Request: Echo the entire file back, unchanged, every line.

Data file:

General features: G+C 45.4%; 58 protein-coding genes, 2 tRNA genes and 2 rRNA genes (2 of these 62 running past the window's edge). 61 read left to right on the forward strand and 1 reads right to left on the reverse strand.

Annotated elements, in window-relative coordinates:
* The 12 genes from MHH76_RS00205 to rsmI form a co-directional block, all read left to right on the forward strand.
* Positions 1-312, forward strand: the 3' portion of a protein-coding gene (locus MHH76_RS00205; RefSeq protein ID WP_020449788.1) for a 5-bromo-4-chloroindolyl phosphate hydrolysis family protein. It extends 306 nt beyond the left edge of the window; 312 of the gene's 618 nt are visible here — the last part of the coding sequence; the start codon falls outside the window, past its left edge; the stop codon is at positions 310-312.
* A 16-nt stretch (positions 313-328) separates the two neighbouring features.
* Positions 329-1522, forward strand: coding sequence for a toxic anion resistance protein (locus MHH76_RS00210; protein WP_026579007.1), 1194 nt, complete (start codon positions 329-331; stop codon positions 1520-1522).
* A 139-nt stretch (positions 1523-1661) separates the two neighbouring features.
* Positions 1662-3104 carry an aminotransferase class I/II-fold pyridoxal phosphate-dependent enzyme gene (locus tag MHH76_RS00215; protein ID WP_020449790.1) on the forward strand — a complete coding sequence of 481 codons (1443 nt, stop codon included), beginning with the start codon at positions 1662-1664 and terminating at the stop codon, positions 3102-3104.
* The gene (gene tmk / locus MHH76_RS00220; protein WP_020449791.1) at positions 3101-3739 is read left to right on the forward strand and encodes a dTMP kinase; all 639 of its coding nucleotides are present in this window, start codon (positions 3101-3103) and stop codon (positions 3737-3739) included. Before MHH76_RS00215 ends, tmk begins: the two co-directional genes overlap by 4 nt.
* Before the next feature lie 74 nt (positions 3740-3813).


General features: G+C 45.4%; 58 protein-coding genes, 2 tRNA genes and 2 rRNA genes (2 of these 62 running past the window's edge). 61 read left to right on the forward strand and 1 reads right to left on the reverse strand.

Annotated elements, in window-relative coordinates:
* The 12 genes from MHH76_RS00205 to rsmI form a co-directional block, all read left to right on the forward strand.
* Positions 1-312, forward strand: the 3' portion of a protein-coding gene (locus MHH76_RS00205; RefSeq protein ID WP_020449788.1) for a 5-bromo-4-chloroindolyl phosphate hydrolysis family protein. It extends 306 nt beyond the left edge of the window; 312 of the gene's 618 nt are visible here — the last part of the coding sequence; the start codon falls outside the window, past its left edge; the stop codon is at positions 310-312.
* A 16-nt stretch (positions 313-328) separates the two neighbouring features.
* Positions 329-1522, forward strand: coding sequence for a toxic anion resistance protein (locus MHH76_RS00210; protein WP_026579007.1), 1194 nt, complete (start codon positions 329-331; stop codon positions 1520-1522).
* A 139-nt stretch (positions 1523-1661) separates the two neighbouring features.
* Positions 1662-3104 carry an aminotransferase class I/II-fold pyridoxal phosphate-dependent enzyme gene (locus tag MHH76_RS00215; protein ID WP_020449790.1) on the forward strand — a complete coding sequence of 481 codons (1443 nt, stop codon included), beginning with the start codon at positions 1662-1664 and terminating at the stop codon, positions 3102-3104.
* The gene (gene tmk / locus MHH76_RS00220; protein WP_020449791.1) at positions 3101-3739 is read left to right on the forward strand and encodes a dTMP kinase; all 639 of its coding nucleotides are present in this window, start codon (positions 3101-3103) and stop codon (positions 3737-3739) included. Before MHH76_RS00215 ends, tmk begins: the two co-directional genes overlap by 4 nt.
* Before the next feature lie 74 nt (positions 3740-3813).